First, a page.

The wind whipped through Paul’s coat as he approached the door, mentally preparing to interrogate the grieving parents when he’d rather be locking up a suspect. At the porch he turned to look over the nearby houses. Moore’s words didn’t match the neighborhood scene. The new-fallen-snow bit was right, but there was no moon to light the nightscape. And no sound of approaching reindeer.
The night was black. And the sounds filling that blackness were the cries of devastated parents.
I used something like this second example in a comment here on the blog. I suggested that rather than quote Lee Greenwood’s “God Bless the USA,” a writer have the character respond to what he was hearing.
I cranked up Lee Greenwood, blasting the song through the house. Then I lifted my glass.
“Yeah, I’m proud too, Lee.”
Or how about this one with its reference to a currently popular pop song—
Kelly lowered the volume and twisted to check out her backside, not wanting to be reminded once again that big butts were all the rage. Not only did she have no bass, but she had no treble to speak of either.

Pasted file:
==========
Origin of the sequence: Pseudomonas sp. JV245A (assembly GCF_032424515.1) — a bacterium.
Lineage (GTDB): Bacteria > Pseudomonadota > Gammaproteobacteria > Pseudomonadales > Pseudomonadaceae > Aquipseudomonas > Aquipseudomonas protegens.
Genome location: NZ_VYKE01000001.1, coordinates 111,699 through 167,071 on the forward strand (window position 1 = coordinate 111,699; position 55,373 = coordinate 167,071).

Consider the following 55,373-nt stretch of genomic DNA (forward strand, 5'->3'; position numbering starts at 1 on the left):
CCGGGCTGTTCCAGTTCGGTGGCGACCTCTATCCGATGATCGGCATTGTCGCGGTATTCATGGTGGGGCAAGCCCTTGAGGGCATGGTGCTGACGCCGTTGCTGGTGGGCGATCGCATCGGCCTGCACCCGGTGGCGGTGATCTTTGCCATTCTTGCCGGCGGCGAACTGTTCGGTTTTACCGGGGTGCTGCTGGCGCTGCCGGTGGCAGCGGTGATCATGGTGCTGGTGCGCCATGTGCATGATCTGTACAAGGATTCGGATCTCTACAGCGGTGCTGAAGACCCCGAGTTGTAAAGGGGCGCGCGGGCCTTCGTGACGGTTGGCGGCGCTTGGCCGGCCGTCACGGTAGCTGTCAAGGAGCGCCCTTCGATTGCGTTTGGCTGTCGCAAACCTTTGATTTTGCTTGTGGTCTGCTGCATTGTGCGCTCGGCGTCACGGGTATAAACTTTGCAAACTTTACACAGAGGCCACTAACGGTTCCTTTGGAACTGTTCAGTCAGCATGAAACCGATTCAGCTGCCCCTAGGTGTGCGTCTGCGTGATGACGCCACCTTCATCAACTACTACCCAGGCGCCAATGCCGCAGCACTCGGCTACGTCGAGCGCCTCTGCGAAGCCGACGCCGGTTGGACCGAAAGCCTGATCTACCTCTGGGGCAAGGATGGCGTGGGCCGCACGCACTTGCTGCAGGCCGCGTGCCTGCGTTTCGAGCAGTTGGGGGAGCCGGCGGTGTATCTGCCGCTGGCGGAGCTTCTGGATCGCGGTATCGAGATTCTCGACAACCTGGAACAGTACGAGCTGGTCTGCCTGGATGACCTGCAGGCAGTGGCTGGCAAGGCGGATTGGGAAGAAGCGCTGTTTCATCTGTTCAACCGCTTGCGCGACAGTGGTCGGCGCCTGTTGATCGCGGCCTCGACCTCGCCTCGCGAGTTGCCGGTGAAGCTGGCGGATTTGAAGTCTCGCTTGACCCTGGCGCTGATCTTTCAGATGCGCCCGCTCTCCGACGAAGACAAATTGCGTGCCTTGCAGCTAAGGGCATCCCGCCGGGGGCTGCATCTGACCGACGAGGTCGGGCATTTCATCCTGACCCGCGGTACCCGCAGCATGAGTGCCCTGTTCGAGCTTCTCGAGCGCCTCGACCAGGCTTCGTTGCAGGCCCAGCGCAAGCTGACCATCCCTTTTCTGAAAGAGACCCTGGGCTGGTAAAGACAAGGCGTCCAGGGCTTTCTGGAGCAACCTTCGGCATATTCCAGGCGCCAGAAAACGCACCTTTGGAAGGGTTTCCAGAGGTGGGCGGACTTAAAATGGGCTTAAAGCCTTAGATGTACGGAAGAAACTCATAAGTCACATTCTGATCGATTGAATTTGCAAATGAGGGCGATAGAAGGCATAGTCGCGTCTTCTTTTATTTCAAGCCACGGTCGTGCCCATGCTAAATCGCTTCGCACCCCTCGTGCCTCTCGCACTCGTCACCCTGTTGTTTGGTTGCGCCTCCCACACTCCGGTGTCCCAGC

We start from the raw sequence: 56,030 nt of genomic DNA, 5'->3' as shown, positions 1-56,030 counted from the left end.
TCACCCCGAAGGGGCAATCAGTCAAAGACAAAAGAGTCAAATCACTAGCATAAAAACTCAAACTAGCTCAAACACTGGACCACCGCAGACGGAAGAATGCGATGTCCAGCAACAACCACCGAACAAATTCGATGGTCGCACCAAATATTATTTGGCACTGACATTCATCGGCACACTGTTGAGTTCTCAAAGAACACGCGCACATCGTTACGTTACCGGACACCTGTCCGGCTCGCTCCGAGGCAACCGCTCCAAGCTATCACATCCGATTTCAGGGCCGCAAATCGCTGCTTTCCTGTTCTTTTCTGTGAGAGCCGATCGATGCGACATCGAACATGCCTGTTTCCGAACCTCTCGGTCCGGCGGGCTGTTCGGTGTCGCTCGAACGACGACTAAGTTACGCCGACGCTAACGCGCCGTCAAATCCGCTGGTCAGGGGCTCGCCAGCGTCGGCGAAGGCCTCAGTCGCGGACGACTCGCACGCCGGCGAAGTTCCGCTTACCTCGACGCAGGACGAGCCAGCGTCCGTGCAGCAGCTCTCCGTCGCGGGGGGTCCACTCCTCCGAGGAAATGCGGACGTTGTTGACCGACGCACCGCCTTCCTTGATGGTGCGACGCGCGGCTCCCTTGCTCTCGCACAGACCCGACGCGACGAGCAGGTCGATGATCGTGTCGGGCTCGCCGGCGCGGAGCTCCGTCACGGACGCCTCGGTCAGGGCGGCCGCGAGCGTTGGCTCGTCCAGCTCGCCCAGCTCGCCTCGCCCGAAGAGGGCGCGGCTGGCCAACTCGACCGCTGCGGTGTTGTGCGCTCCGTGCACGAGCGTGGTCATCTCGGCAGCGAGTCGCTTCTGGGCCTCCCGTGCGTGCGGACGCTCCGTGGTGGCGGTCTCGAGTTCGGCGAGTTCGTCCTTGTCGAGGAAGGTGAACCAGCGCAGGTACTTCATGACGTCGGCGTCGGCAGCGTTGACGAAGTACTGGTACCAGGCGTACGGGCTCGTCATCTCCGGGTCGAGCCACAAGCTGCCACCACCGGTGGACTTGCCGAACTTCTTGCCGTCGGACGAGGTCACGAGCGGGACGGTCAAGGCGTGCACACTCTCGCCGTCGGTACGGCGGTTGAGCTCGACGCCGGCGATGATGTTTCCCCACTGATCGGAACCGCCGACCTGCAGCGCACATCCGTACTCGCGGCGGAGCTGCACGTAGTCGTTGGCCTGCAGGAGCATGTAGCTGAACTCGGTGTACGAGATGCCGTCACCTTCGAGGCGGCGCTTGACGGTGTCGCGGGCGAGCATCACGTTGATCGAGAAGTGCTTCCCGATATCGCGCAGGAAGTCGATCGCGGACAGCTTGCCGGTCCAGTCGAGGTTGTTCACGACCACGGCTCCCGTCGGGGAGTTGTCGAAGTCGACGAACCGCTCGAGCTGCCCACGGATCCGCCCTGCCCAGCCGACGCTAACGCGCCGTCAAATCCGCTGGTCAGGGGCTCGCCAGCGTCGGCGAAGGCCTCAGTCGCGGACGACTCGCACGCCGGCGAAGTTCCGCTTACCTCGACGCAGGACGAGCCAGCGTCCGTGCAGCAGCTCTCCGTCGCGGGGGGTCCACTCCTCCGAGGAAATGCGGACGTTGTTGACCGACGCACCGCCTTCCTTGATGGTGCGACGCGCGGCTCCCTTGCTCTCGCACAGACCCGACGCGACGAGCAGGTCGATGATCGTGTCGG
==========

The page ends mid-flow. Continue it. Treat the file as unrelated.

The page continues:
If you include references to songs and poetry in ways such as this, you don’t have to quote the songs and poems and thus wouldn’t have to obtain permission from the copyright holder. (You can include the name of songs and poems, as well as the names of the writers, in your text.) You also don’t stop the forward motion of the story by sticking in words written in a different format, such as a verse in block text. And you weave the pertinent elements from the songs into the fabric of the character’s actions and world. This is an integrated approach that allows the story to remain seamless, immune to cracks and distractions that lead to the real world, the one outside the fictional events.
Of course, if your references are too obscure, you run the chance of sending readers off to figure out what song you were talking about, which is just as bad as sending them off into their own memories. You don’t want readers running to the Internet to look up song references, but neither do you want them wandering off in their minds, traveling through memories of their own making and through other personal associations to a song or poem.
You also wouldn’t want to use this approach too often. No matter how well camouflaged, references to songs and poems still point to the world outside the fictional one. And too much of any device can become both noticeable and annoying.